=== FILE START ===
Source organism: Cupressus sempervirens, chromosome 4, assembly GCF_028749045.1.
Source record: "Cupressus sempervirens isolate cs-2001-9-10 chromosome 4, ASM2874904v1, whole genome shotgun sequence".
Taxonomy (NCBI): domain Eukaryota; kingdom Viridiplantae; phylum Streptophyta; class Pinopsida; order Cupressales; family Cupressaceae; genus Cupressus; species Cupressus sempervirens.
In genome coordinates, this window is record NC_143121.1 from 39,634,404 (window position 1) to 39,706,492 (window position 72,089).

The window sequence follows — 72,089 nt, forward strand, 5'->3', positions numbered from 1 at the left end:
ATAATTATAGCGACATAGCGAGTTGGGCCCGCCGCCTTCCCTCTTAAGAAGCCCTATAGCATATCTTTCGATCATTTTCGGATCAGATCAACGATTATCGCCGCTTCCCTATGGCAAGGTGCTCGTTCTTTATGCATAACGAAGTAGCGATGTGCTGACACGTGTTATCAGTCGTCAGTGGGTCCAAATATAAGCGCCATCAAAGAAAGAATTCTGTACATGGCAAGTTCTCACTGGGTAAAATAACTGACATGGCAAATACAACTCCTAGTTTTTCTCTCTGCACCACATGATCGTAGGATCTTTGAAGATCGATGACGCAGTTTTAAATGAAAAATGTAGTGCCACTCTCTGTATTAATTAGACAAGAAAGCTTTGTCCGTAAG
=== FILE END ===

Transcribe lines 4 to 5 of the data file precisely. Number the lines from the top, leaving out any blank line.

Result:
In genome coordinates, this window is record NC_143121.1 from 39,634,404 (window position 1) to 39,706,492 (window position 72,089).

The window sequence follows — 72,089 nt, forward strand, 5'->3', positions numbered from 1 at the left end: